Lucas Foglia: Human Nature will be available as a traveling exhibition. Please direct exhibition booking inquiries to Karen Irvine email@example.com.
Reposted from NEW BOOKS Network
FREDERICK L. BROWN
The City is More Than Human
An Animal History of Seattle
UNIVERSITY OF WASHINGTON PRESS 2016
March 30, 2018
Review by Stephen Hausmann
Not all city dwellers are bipedal, according to Frederick L. Brown author of The City is More Than Human: An Animal History of Seattle (University of Washington Press, 2016). The history of Seattle, and all cities, is as much about its non-human inhabitants as its human ones, argues Brown, an independent scholar working on a contractual basis with the National Park Service. Salish-speaking people, the earliest inhabitants of the Puget Sound, had myriad relationships with animals. They thought of them as important symbols and as spiritual guides, and used them as a critical resource base.
Read more and listen to Podcast here.
Thanks DMF at Synthetic Zero for recommending this post.
Image and book here.
by Joshua Mason, Fieldwork Studios
Eruption Against the Sun, Joshua Mason
As an emergent feature of the Sun’s energy economy, organic life is subject to entropic necessity. Life as a manifestation of necrogenic vitality is inherently entwined with death. Painting, as an intensification of life, is an artifact of the humic indwelling. It is earthbound, composed of the nigredo of Earth. As an artifact of time’s arrow, painting is founded on a millennia of extinctions.
Painting is a confrontation with death because it is an intensification of life. What I mean by that is perhaps that the painter is one who evokes images out of the chaos of the world, and this process is an intensification of being as it confronts directly the materiality of the world. This confrontation with materials is a confrontation with catastrophe, even Becoming itself. Death is a vector of exteriorization or that loosening into the abyss. The life/death is in every mark, every instant impact of the material, as there persists the cyclical trajectory: life, death, rebirth, life, death, rebirth…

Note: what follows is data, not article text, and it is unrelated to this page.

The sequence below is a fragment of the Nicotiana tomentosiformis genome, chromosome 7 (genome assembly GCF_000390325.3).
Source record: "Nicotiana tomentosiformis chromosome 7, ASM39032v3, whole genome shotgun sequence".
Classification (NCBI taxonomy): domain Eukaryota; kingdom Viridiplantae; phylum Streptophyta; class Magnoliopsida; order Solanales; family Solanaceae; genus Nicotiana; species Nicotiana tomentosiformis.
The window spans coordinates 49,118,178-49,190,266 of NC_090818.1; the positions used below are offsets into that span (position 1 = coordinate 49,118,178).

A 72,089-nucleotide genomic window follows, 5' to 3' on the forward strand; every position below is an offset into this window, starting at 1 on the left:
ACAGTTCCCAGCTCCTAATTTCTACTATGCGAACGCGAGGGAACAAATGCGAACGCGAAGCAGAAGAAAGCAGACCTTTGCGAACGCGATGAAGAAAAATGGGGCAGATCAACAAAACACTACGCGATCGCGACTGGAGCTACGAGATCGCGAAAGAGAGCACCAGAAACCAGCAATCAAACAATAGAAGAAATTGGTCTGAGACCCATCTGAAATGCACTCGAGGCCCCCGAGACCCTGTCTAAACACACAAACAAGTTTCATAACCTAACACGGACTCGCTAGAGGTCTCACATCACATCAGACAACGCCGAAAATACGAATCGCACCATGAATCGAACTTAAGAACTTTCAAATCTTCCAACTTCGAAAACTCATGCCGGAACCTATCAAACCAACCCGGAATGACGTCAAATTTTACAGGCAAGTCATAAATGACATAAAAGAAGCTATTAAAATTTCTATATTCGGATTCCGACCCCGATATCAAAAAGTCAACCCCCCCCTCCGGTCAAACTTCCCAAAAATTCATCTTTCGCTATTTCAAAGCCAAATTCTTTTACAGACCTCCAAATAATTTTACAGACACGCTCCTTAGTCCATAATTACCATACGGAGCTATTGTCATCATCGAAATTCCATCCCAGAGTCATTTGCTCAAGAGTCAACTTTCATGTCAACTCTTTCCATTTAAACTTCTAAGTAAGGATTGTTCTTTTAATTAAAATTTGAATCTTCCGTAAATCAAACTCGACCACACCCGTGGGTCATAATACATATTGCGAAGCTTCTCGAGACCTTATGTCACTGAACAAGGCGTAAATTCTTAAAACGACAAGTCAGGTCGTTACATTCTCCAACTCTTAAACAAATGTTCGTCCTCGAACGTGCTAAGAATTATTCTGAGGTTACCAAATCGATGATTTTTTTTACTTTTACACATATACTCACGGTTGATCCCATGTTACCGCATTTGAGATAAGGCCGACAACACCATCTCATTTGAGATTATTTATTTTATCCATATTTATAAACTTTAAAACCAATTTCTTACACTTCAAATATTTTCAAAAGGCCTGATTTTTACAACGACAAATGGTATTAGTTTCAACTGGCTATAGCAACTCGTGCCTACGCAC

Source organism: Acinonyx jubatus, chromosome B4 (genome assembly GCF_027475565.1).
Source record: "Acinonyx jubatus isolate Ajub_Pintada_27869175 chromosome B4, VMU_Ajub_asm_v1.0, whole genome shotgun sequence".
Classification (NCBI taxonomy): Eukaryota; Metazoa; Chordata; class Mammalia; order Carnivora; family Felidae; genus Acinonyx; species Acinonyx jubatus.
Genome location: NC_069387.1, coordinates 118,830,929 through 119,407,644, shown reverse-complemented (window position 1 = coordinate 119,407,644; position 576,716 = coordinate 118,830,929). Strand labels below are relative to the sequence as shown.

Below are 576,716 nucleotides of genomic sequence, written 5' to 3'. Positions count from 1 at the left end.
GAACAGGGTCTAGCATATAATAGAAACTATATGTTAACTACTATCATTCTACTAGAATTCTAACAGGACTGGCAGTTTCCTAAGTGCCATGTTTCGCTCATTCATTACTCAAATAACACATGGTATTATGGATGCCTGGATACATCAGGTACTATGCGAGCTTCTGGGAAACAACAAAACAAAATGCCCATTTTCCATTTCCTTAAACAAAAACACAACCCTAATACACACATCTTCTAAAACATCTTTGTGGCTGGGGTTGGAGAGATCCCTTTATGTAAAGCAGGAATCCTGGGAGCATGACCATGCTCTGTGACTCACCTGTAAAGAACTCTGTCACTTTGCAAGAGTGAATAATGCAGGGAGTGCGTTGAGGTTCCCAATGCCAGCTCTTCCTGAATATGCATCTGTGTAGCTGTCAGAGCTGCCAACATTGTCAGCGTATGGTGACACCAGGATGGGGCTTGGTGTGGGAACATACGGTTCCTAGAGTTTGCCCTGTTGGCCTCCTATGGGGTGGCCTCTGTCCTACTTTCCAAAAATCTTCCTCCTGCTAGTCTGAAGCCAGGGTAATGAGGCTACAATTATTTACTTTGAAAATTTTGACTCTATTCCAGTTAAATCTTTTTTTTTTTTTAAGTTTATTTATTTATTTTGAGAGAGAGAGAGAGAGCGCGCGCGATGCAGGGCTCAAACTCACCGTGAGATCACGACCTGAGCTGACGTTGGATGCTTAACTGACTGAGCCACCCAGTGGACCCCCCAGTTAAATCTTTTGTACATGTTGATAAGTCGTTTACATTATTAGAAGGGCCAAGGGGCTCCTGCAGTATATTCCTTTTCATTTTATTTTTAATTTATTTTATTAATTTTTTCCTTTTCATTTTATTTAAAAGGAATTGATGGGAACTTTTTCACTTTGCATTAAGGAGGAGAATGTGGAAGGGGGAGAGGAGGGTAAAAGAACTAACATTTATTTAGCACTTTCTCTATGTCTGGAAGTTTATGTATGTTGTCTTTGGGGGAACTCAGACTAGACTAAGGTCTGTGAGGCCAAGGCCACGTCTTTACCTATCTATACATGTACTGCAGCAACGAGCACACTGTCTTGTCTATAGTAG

…And so it is with everything else: energies are never created or destroyed, only transformed from one to another.
The symbolic dimension of life/death ungrounds us: life, as an emergent feature of the solar economy, does not exist on a solid foundation. Everything is in a process of transformation. This process-oriented reality is unsettling for our identity. Reified and static wholes collapse in the realization that all matter is in a state of constant change.
This constant change is indicative of sheer potency, as nature-naturing or nature doing what nature does. Nature-naturing never ceases enumerations, contrasts, combinations spatially, linearly or chromatically. This ought to inform the materiality of practice.
The Moderns preached constraints of a particular medium, and later, the redefinition in terms of specific productions of meaning. This has to do with the construction of general cultural categories and typologies of art, which are both necessary and important, but little to do with the conditions – natural, instinctual, preexistent. There is the energy of nature-naturing, as sheer potency. From this position, which is a vanishing point because it is preordinal, the entire horizon of material embodiment and the enunciative field are encompassed. Although it is not possible to represent this vanishing point, it is possible to observe its self-possessed effects. There is no relevance to constraint for the sake of constraint in the medium, as if the demand for objective purposes could also encase a transcendental truth. Conditions can never be constrained, consolidated, determined as if they were stable.
What shifts through this orientation is the concern of art’s position. The particulars of art and exhibition, as materiality and enunciative field, are constituted and dispersed out of processes of ‘nature doing what nature does.’ No works of art are birthed out of a void, but are in keeping with the law of Conservation of Energy. Potency is a constant force that permeates the field; it generates all of the varying contingencies (objects, actions, ideas, texts, strategies, interpretations, etc.) The associated categories of life, art, text, commitment, are reconsidered under the potent condition that emanates their organization.
And while the Earth has often been a subject to painting, painting is subject to the Earth.